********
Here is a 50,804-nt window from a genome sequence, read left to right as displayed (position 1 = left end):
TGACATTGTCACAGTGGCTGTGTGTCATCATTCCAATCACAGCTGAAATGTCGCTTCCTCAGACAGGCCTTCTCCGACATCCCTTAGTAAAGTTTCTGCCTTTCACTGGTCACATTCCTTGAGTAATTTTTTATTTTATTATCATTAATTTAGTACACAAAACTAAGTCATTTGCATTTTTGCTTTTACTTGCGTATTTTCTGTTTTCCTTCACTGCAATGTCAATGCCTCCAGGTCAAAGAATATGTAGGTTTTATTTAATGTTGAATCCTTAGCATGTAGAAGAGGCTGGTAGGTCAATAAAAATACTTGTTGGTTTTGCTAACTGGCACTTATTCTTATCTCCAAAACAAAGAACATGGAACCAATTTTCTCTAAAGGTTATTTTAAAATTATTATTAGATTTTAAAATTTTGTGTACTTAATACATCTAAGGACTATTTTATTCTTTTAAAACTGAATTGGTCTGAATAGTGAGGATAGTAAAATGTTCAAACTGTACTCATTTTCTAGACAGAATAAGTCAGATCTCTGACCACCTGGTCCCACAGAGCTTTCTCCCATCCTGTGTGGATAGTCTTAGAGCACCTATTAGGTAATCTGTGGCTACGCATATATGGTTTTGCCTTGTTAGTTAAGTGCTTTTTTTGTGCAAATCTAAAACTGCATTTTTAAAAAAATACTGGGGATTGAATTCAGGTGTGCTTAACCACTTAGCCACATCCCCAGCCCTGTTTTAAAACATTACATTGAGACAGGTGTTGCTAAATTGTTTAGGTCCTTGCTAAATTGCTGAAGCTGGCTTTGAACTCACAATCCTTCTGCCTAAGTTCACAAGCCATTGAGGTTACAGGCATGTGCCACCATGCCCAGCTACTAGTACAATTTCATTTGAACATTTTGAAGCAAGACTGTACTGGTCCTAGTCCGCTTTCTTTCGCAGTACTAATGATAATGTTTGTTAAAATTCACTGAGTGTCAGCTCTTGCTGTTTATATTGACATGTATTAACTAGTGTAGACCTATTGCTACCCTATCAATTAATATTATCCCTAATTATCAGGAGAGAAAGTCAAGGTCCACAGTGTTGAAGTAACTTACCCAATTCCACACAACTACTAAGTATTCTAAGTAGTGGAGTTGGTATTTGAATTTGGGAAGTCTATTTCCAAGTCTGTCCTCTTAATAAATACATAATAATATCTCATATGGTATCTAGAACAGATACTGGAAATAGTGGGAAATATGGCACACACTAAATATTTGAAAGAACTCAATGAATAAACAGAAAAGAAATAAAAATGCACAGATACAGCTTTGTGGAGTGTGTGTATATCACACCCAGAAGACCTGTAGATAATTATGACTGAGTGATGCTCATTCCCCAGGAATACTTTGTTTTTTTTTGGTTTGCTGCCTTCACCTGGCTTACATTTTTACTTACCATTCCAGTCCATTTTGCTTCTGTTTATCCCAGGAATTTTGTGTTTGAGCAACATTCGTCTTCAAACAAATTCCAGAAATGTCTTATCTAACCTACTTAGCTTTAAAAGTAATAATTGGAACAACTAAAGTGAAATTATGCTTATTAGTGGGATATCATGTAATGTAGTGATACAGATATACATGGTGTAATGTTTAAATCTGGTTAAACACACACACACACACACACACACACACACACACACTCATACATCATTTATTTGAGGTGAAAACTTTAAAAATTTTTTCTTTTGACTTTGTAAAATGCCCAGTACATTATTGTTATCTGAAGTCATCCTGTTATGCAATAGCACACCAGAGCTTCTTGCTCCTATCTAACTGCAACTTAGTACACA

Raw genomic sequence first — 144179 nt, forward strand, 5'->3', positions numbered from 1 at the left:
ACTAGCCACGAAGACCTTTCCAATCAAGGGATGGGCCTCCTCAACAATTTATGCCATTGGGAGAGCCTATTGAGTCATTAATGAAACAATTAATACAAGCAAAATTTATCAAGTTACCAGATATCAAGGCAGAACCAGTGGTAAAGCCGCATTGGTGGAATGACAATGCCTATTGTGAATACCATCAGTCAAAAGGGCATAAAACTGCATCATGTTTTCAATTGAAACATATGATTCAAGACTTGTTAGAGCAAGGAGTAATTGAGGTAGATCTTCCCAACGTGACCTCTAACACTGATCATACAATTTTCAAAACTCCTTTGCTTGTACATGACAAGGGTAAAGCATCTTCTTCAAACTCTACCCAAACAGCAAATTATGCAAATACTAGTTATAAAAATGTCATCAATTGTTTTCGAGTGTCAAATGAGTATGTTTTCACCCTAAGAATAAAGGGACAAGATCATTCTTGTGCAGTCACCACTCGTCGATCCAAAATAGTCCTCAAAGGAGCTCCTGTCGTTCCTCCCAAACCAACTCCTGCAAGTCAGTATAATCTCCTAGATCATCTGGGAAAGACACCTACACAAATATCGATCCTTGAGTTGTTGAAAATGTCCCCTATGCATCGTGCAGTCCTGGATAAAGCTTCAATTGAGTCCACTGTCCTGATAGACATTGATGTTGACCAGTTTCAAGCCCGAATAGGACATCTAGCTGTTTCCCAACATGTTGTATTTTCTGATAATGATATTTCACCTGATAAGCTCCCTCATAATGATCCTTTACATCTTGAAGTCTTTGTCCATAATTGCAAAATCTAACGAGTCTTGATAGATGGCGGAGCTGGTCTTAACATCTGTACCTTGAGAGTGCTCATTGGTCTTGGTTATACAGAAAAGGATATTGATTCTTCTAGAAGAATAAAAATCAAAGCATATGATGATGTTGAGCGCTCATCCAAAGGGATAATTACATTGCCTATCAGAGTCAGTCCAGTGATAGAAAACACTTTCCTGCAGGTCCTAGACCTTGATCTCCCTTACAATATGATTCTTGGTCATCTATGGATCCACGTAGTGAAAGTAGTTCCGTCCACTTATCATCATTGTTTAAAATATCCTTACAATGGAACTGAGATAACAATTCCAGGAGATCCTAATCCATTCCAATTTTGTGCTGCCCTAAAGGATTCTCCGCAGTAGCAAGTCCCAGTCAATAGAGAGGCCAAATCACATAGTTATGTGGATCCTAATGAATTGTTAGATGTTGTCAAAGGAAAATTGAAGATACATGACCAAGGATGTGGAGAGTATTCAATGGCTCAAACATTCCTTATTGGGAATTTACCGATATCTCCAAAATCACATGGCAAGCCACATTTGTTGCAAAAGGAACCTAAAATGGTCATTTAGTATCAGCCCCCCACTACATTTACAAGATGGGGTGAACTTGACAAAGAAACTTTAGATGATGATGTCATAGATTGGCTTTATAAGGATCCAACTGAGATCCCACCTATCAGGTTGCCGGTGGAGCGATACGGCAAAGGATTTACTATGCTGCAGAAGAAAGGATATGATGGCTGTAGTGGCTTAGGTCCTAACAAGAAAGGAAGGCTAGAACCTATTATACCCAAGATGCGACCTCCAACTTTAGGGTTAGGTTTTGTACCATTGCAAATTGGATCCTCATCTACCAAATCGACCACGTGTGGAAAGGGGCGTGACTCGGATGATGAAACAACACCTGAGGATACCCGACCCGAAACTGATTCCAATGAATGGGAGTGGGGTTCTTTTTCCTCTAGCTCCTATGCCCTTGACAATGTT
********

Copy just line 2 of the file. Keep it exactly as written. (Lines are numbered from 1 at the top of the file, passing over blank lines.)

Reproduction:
TGACATTGTCACAGTGGCTGTGTGTCATCATTCCAATCACAGCTGAAATGTCGCTTCCTCAGACAGGCCTTCTCCGACATCCCTTAGTAAAGTTTCTGCCTTTCACTGGTCACATTCCTTGAGTAATTTTTTATTTTATTATCATTAATTTAGTACACAAAACTAAGTCATTTGCATTTTTGCTTTTACTTGCGTATTTTCTGTTTTCCTTCACTGCAATGTCAATGCCTCCAGGTCAAAGAATATGTAGGTTTTATTTAATGTTGAATCCTTAGCATGTAGAAGAGGCTGGTAGGTCAATAAAAATACTTGTTGGTTTTGCTAACTGGCACTTATTCTTATCTCCAAAACAAAGAACATGGAACCAATTTTCTCTAAAGGTTATTTTAAAATTATTATTAGATTTTAAAATTTTGTGTACTTAATACATCTAAGGACTATTTTATTCTTTTAAAACTGAATTGGTCTGAATAGTGAGGATAGTAAAATGTTCAAACTGTACTCATTTTCTAGACAGAATAAGTCAGATCTCTGACCACCTGGTCCCACAGAGCTTTCTCCCATCCTGTGTGGATAGTCTTAGAGCACCTATTAGGTAATCTGTGGCTACGCATATATGGTTTTGCCTTGTTAGTTAAGTGCTTTTTTTGTGCAAATCTAAAACTGCATTTTTAAAAAAATACTGGGGATTGAATTCAGGTGTGCTTAACCACTTAGCCACATCCCCAGCCCTGTTTTAAAACATTACATTGAGACAGGTGTTGCTAAATTGTTTAGGTCCTTGCTAAATTGCTGAAGCTGGCTTTGAACTCACAATCCTTCTGCCTAAGTTCACAAGCCATTGAGGTTACAGGCATGTGCCACCATGCCCAGCTACTAGTACAATTTCATTTGAACATTTTGAAGCAAGACTGTACTGGTCCTAGTCCGCTTTCTTTCGCAGTACTAATGATAATGTTTGTTAAAATTCACTGAGTGTCAGCTCTTGCTGTTTATATTGACATGTATTAACTAGTGTAGACCTATTGCTACCCTATCAATTAATATTATCCCTAATTATCAGGAGAGAAAGTCAAGGTCCACAGTGTTGAAGTAACTTACCCAATTCCACACAACTACTAAGTATTCTAAGTAGTGGAGTTGGTATTTGAATTTGGGAAGTCTATTTCCAAGTCTGTCCTCTTAATAAATACATAATAATATCTCATATGGTATCTAGAACAGATACTGGAAATAGTGGGAAATATGGCACACACTAAATATTTGAAAGAACTCAATGAATAAACAGAAAAGAAATAAAAATGCACAGATACAGCTTTGTGGAGTGTGTGTATATCACACCCAGAAGACCTGTAGATAATTATGACTGAGTGATGCTCATTCCCCAGGAATACTTTGTTTTTTTTTGGTTTGCTGCCTTCACCTGGCTTACATTTTTACTTACCATTCCAGTCCATTTTGCTTCTGTTTATCCCAGGAATTTTGTGTTTGAGCAACATTCGTCTTCAAACAAATTCCAGAAATGTCTTATCTAACCTACTTAGCTTTAAAAGTAATAATTGGAACAACTAAAGTGAAATTATGCTTATTAGTGGGATATCATGTAATGTAGTGATACAGATATACATGGTGTAATGTTTAAATCTGGTTAAACACACACACACACACACACACACACACACACACACTCATACATCATTTATTTGAGGTGAAAACTTTAAAAATTTTTTCTTTTGACTTTGTAAAATGCCCAGTACATTATTGTTATCTGAAGTCATCCTGTTATGCAATAGCACACCAGAGCTTCTTGCTCCTATCTAACTGCAACTTAGTACACA